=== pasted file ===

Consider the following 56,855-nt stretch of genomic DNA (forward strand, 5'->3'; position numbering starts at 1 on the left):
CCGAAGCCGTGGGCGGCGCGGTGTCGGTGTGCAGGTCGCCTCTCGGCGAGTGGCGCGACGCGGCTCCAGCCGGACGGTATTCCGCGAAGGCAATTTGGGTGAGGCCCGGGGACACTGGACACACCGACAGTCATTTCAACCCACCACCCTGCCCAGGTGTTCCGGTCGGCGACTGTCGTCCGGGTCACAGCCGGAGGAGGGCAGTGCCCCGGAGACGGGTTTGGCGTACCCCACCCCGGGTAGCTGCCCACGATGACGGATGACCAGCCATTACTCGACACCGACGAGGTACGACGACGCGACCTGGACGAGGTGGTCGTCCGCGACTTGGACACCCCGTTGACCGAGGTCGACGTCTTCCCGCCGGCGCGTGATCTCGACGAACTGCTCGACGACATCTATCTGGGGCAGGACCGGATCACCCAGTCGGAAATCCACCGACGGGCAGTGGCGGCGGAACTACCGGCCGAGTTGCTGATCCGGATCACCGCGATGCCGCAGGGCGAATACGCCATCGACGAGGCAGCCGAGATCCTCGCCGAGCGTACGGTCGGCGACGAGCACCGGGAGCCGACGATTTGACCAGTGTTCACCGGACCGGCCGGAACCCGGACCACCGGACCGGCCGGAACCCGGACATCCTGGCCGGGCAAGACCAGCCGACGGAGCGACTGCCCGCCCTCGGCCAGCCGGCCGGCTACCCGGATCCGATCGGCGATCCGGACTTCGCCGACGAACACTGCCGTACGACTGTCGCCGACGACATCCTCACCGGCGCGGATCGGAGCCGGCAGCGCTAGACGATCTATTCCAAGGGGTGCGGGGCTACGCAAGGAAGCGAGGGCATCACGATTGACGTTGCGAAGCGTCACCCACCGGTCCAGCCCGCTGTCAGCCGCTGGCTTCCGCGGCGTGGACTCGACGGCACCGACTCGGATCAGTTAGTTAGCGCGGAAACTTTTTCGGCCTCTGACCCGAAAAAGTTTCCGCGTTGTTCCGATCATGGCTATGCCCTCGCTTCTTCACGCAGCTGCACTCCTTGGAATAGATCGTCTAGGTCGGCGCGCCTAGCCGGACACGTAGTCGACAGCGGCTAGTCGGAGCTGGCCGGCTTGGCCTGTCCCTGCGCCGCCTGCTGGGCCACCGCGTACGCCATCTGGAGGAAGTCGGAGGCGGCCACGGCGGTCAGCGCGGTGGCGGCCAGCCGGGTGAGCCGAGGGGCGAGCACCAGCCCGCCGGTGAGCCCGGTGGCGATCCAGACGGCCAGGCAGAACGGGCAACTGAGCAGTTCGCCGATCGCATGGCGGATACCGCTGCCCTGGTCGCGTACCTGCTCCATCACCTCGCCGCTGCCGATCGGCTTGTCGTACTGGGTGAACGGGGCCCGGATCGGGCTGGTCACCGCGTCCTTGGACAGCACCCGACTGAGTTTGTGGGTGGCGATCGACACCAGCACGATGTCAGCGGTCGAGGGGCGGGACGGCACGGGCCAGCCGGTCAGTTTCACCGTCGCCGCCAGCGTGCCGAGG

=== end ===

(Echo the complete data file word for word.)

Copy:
Consider the following 56,855-nt stretch of genomic DNA (forward strand, 5'->3'; position numbering starts at 1 on the left):
CCGAAGCCGTGGGCGGCGCGGTGTCGGTGTGCAGGTCGCCTCTCGGCGAGTGGCGCGACGCGGCTCCAGCCGGACGGTATTCCGCGAAGGCAATTTGGGTGAGGCCCGGGGACACTGGACACACCGACAGTCATTTCAACCCACCACCCTGCCCAGGTGTTCCGGTCGGCGACTGTCGTCCGGGTCACAGCCGGAGGAGGGCAGTGCCCCGGAGACGGGTTTGGCGTACCCCACCCCGGGTAGCTGCCCACGATGACGGATGACCAGCCATTACTCGACACCGACGAGGTACGACGACGCGACCTGGACGAGGTGGTCGTCCGCGACTTGGACACCCCGTTGACCGAGGTCGACGTCTTCCCGCCGGCGCGTGATCTCGACGAACTGCTCGACGACATCTATCTGGGGCAGGACCGGATCACCCAGTCGGAAATCCACCGACGGGCAGTGGCGGCGGAACTACCGGCCGAGTTGCTGATCCGGATCACCGCGATGCCGCAGGGCGAATACGCCATCGACGAGGCAGCCGAGATCCTCGCCGAGCGTACGGTCGGCGACGAGCACCGGGAGCCGACGATTTGACCAGTGTTCACCGGACCGGCCGGAACCCGGACCACCGGACCGGCCGGAACCCGGACATCCTGGCCGGGCAAGACCAGCCGACGGAGCGACTGCCCGCCCTCGGCCAGCCGGCCGGCTACCCGGATCCGATCGGCGATCCGGACTTCGCCGACGAACACTGCCGTACGACTGTCGCCGACGACATCCTCACCGGCGCGGATCGGAGCCGGCAGCGCTAGACGATCTATTCCAAGGGGTGCGGGGCTACGCAAGGAAGCGAGGGCATCACGATTGACGTTGCGAAGCGTCACCCACCGGTCCAGCCCGCTGTCAGCCGCTGGCTTCCGCGGCGTGGACTCGACGGCACCGACTCGGATCAGTTAGTTAGCGCGGAAACTTTTTCGGCCTCTGACCCGAAAAAGTTTCCGCGTTGTTCCGATCATGGCTATGCCCTCGCTTCTTCACGCAGCTGCACTCCTTGGAATAGATCGTCTAGGTCGGCGCGCCTAGCCGGACACGTAGTCGACAGCGGCTAGTCGGAGCTGGCCGGCTTGGCCTGTCCCTGCGCCGCCTGCTGGGCCACCGCGTACGCCATCTGGAGGAAGTCGGAGGCGGCCACGGCGGTCAGCGCGGTGGCGGCCAGCCGGGTGAGCCGAGGGGCGAGCACCAGCCCGCCGGTGAGCCCGGTGGCGATCCAGACGGCCAGGCAGAACGGGCAACTGAGCAGTTCGCCGATCGCATGGCGGATACCGCTGCCCTGGTCGCGTACCTGCTCCATCACCTCGCCGCTGCCGATCGGCTTGTCGTACTGGGTGAACGGGGCCCGGATCGGGCTGGTCACCGCGTCCTTGGACAGCACCCGACTGAGTTTGTGGGTGGCGATCGACACCAGCACGATGTCAGCGGTCGAGGGGCGGGACGGCACGGGCCAGCCGGTCAGTTTCACCGTCGCCGCCAGCGTGCCGAGG